Now available. Click here to purchase at Indiebound.

The digital economy has gone wrong. Everybody knows it, but no one knows quite how to fix it, or even how to explain the problem. Workers lose to automation, investors lose to algorithms, musicians lose to power law dynamics, drivers lose to Uber, neighborhoods lose to Airbnb, and even tech developers lose their visions to the demands of the startup economy.

Douglas Rushkoff argues that it doesn’t have to be this way. This isn’t the fault of digital technology at all, but the way we are deploying it: instead of building the distributed digital economy these new networks could foster, we are doubling down on the industrial age mandate for growth above all. As Rushkoff shows, this is more the legacy of early corporatism and central currency than a feature of digital technology. In his words, “we are running a 21st century digital economy on a 13th Century printing-press era operating system.”

In Throwing Rocks at the Google Bus, Rushkoff shows how we went wrong, why we did it, and how we can reprogram the digital economy and our businesses from the inside out to promote sustainable prosperity for pretty much everyone. Rushkoff calls on business to:

• Accept that era of extractive growth is over. Rather, businesses must – like eBay and Kickstarter – give people the ability to exchange value and invest in one another.

• Eschew platform monopolies like Uber in favor of distributed, worker-owned co-ops, orchestrated through collective authentication systems like bitcoin and blockchains instead of top-down control.

• Resist the short-term, growth-addicted mindset of publicly traded markets, by delivering dividends instead of share price increases, or opting to stay private or buy back one’s own shares.

• Recognize contributions of land and labor as important as capital, and develop business ecosystems that work more like family companies, investing in the local economies on which they ultimately depend.

Rushkoff calls on us to reboot this obsolete economic operating system and use the unique distributive power of the internet to break free of the winner-take-all game defining business today.  A fundamentally optimistic book, THROWING ROCKS AT THE GOOGLE BUS culminates with a series of practical steps to remake the economic operating system from the inside out—and prosper along the way.

“We’ve optimized for growth. But have we lost our way? As an economy? As a community? As a society with a value proposition that doesn’t make sense on a human or economic level? Rushkoff asks questions that matter. A challenging and necessary read.”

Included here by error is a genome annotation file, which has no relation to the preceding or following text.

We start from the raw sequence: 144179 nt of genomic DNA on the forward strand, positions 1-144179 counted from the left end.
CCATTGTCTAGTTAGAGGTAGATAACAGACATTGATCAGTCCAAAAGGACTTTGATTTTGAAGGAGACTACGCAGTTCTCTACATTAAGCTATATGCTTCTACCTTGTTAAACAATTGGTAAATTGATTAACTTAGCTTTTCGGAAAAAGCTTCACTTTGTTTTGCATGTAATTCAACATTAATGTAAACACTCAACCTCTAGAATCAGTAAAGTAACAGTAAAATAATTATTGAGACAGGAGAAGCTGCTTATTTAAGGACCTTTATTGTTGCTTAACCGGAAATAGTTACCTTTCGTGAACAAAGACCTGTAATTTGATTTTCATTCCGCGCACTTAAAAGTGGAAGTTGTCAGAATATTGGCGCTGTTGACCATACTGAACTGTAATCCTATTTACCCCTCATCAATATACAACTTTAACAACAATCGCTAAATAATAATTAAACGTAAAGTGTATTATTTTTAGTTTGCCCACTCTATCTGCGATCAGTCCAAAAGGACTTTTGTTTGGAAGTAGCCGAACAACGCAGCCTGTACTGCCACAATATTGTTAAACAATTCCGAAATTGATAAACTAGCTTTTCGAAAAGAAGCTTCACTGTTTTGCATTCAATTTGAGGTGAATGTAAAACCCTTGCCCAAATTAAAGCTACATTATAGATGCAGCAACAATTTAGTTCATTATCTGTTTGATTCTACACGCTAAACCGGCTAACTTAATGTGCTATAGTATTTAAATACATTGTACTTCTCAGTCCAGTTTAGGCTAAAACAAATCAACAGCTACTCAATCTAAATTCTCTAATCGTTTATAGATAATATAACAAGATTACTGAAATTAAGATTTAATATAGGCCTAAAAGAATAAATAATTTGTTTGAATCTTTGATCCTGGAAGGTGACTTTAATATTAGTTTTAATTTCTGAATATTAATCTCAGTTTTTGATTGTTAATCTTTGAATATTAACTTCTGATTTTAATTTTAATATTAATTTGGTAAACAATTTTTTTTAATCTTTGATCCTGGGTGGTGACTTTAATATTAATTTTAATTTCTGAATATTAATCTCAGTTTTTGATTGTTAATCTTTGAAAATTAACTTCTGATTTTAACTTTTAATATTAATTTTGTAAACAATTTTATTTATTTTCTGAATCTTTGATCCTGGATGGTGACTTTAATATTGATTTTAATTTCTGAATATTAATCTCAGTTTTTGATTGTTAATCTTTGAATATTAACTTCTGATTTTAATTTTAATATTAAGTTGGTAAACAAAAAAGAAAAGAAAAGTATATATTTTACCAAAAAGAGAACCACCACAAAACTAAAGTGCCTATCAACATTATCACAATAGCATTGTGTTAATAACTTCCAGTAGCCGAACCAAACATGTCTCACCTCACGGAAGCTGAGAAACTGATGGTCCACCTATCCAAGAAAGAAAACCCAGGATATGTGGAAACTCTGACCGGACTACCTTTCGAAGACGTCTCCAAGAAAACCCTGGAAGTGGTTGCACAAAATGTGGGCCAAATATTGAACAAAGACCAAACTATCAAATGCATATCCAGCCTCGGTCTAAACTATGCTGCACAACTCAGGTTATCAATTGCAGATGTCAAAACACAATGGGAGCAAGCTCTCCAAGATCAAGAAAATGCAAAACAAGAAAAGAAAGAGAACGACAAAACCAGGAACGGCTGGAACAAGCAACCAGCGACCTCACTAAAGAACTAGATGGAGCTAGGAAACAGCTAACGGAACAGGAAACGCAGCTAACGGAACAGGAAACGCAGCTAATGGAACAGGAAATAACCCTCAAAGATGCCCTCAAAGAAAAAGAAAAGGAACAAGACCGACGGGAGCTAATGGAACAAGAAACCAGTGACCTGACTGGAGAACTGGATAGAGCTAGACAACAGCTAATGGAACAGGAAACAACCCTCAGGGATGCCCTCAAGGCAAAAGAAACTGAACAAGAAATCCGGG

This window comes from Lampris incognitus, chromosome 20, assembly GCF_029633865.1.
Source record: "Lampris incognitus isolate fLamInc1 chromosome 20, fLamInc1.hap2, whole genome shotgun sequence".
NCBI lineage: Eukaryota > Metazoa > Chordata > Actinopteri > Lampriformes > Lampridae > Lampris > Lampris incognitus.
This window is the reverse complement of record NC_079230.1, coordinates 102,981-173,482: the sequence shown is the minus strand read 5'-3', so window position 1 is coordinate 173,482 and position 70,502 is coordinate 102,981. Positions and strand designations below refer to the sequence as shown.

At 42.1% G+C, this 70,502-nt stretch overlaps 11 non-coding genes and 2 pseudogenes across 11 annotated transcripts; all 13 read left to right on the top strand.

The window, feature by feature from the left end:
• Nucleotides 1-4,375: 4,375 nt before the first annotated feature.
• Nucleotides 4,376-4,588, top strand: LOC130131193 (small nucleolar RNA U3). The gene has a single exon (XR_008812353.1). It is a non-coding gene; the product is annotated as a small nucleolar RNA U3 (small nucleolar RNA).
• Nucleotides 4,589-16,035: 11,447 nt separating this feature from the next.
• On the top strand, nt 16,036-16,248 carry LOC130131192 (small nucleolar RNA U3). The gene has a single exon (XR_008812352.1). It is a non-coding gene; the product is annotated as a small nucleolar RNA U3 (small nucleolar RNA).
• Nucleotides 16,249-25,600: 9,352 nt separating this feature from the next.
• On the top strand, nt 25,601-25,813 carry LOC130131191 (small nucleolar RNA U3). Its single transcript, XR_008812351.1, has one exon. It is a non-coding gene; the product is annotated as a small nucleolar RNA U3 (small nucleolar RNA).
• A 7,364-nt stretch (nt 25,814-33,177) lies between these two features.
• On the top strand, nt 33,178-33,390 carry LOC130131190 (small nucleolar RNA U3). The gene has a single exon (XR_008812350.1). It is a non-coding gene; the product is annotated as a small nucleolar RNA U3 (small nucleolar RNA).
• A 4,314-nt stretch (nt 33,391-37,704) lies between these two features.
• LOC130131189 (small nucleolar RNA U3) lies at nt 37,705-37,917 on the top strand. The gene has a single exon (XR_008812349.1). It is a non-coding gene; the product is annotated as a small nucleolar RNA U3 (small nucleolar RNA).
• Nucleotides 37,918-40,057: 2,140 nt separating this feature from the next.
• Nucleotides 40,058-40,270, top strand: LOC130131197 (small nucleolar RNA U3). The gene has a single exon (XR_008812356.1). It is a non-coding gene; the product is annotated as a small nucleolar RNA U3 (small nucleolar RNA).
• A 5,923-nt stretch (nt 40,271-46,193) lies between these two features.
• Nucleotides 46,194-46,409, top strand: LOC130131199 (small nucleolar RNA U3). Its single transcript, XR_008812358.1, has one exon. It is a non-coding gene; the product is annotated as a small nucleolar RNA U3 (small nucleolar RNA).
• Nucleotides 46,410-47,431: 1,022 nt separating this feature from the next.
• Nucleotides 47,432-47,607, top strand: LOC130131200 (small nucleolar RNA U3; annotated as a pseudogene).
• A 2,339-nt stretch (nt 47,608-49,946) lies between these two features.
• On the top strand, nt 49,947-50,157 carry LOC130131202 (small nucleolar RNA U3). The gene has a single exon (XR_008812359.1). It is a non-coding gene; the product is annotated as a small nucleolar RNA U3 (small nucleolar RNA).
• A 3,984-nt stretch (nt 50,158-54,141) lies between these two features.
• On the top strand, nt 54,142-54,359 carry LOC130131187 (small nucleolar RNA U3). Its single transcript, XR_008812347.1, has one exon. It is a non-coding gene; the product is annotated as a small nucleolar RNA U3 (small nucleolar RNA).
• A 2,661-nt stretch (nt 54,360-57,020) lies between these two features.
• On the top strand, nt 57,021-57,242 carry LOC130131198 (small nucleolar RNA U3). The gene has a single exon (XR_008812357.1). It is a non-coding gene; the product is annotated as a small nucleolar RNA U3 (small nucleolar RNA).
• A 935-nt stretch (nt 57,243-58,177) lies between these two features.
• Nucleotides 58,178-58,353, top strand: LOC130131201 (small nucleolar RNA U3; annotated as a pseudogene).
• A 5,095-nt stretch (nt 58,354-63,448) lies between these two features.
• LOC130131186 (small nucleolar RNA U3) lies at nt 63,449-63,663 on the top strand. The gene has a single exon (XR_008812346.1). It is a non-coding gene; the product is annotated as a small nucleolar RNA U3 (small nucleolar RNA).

—Sherry Turkle, author of Reclaiming Conversation

“Every great advance begins when someone sees that what everyone else takes for granted may not actually be true. Douglas Rushkoff questions the deepest assumptions of the modern economy, and blazes a path towards a more human centered world.”
—Tim O’Reilly, founder of O’Reilly Media

“Douglas Rushkoff is one of today’s most incisive media theorists and a provocative critic of our digital economy. He’s also fun to read.”
—Walter Isaacson, President and CEO of the Aspen Institute and author of The Innovators

“In what could be seen as a crisis, Rushkoff shares his smart, optimistic and pragmatic perspective about how both businesses and consumers can re-imagine today’s current economic operating system in the digital age—and prosper.”
—Bonin Bough, Chief Media & eCommerce Officer at Mondelez

“If you don’t know Rushkoff, you’re not serious about figuring out what’s going to happen next.”
—Seth Godin, author of Linchpin

“Rushkoff in his signature provocative and thoughtful style challenges us to “get over our addiction to growth”. In a world where we have a market that rewards personal gain at the expense of the system, it appears that science and technology that could possibly save the world may end up turning our growth into the cancer that destroys us. Whether you are researcher, startup CEO or an innocent bystander, this book is essential reading to reflect on some of our fundamental assumptions and values before it’s too late.”
–Joichi Ito, Director, MIT Media Lab